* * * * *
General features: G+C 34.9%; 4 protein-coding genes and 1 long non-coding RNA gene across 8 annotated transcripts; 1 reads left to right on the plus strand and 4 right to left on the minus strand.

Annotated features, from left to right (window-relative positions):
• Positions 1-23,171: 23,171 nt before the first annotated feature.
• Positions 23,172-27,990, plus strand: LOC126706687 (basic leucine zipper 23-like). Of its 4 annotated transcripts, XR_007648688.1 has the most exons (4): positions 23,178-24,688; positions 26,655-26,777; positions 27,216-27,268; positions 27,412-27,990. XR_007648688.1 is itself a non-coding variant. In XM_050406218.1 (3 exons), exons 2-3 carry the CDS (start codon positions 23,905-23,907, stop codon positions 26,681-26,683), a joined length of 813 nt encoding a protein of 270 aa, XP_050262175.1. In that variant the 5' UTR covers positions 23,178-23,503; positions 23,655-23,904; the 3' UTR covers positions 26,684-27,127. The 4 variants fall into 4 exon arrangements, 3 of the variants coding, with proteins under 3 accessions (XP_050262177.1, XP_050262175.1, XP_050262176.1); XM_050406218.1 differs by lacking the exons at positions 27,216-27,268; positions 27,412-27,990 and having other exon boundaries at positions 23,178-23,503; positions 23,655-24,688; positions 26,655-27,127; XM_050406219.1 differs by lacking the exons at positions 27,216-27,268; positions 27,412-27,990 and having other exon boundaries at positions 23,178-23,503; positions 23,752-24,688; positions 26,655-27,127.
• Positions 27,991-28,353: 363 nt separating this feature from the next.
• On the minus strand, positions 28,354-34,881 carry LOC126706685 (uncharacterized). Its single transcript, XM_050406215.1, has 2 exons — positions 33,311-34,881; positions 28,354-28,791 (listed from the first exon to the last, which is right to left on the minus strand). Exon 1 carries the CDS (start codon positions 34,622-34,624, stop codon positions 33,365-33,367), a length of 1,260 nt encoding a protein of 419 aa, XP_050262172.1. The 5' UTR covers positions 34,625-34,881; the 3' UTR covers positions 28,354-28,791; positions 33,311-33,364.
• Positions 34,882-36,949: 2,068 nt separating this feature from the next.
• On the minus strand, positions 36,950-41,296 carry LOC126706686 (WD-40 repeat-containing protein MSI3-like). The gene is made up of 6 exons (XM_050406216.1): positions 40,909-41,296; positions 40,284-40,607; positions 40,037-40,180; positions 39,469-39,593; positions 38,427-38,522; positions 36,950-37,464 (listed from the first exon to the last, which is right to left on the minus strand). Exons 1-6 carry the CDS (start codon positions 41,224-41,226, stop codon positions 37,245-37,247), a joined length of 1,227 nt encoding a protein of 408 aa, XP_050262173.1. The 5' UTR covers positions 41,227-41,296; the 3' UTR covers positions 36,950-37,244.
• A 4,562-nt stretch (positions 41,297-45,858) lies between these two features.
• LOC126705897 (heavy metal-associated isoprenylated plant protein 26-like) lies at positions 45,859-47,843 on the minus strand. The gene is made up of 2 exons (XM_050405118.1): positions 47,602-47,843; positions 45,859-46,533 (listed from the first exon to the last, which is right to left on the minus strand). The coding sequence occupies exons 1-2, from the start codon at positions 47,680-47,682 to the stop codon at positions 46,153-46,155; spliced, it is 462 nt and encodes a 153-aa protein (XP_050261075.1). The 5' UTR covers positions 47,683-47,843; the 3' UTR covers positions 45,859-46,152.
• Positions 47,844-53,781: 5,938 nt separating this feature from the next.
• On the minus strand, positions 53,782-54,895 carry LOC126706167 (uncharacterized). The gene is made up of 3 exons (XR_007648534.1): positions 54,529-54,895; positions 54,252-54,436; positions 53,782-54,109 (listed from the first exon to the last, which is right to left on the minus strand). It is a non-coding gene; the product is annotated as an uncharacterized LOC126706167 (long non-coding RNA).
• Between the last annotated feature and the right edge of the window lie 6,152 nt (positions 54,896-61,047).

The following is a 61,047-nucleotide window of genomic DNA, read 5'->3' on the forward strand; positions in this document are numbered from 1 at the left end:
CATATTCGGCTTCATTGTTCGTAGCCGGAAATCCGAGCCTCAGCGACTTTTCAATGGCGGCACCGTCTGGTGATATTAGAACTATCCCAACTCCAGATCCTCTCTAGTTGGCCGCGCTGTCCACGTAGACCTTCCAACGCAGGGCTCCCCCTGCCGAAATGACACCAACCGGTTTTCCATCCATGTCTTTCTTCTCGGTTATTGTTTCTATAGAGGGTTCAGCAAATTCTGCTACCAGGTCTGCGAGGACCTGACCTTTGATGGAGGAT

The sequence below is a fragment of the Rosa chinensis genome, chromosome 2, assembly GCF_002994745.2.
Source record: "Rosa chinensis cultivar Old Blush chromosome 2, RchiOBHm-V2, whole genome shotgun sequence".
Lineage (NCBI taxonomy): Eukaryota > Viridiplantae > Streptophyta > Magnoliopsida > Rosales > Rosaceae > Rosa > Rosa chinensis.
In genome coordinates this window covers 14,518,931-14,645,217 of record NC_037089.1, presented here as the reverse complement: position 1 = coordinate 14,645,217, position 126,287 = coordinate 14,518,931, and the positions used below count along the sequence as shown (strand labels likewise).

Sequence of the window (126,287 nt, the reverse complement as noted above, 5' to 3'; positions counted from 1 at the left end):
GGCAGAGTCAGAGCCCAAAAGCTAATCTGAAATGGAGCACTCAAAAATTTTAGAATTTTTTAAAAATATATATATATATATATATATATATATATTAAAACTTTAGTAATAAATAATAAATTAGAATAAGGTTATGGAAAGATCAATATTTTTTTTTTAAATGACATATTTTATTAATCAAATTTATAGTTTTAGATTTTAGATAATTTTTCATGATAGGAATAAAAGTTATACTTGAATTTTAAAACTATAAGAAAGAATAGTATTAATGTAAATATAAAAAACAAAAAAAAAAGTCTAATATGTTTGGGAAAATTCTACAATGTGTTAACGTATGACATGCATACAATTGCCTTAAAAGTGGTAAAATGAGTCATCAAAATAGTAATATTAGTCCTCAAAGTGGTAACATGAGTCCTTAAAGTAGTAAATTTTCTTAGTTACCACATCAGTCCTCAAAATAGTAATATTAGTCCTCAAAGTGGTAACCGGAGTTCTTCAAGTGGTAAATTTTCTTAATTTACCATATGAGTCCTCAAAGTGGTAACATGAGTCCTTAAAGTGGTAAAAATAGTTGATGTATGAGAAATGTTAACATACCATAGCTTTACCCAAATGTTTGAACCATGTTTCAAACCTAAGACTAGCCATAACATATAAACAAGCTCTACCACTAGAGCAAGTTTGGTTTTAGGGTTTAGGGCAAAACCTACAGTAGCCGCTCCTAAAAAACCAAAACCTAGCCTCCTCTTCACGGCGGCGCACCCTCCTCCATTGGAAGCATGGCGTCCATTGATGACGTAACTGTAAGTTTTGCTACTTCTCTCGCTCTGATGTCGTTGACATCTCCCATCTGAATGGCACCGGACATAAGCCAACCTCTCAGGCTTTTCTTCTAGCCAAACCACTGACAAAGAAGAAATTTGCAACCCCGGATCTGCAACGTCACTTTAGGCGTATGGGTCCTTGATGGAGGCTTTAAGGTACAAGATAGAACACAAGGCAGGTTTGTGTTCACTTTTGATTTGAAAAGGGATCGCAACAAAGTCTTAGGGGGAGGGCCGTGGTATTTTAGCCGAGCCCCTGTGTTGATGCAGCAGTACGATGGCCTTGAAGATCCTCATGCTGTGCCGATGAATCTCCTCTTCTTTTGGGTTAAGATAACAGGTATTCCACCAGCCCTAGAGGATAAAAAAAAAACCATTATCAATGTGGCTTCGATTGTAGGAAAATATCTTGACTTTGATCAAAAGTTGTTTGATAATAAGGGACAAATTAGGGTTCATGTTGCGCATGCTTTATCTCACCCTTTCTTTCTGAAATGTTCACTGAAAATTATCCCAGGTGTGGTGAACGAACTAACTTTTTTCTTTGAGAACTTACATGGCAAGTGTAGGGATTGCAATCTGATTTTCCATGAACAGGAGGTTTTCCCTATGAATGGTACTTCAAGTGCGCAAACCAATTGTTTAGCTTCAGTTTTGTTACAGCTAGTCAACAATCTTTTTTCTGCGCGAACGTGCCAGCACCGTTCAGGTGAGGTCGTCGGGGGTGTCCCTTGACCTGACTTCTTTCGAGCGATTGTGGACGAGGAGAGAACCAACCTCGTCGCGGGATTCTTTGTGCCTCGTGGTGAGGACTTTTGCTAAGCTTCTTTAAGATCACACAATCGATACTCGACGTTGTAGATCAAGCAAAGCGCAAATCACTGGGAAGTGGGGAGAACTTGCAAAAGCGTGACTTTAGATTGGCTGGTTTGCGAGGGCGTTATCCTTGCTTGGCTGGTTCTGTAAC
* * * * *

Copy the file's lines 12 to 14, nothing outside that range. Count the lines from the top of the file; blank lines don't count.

• On the minus strand, positions 53,782-54,895 carry LOC126706167 (uncharacterized). The gene is made up of 3 exons (XR_007648534.1): positions 54,529-54,895; positions 54,252-54,436; positions 53,782-54,109 (listed from the first exon to the last, which is right to left on the minus strand). It is a non-coding gene; the product is annotated as an uncharacterized LOC126706167 (long non-coding RNA).
• Between the last annotated feature and the right edge of the window lie 6,152 nt (positions 54,896-61,047).

The following is a 61,047-nucleotide window of genomic DNA, read 5'->3' on the forward strand; positions in this document are numbered from 1 at the left end: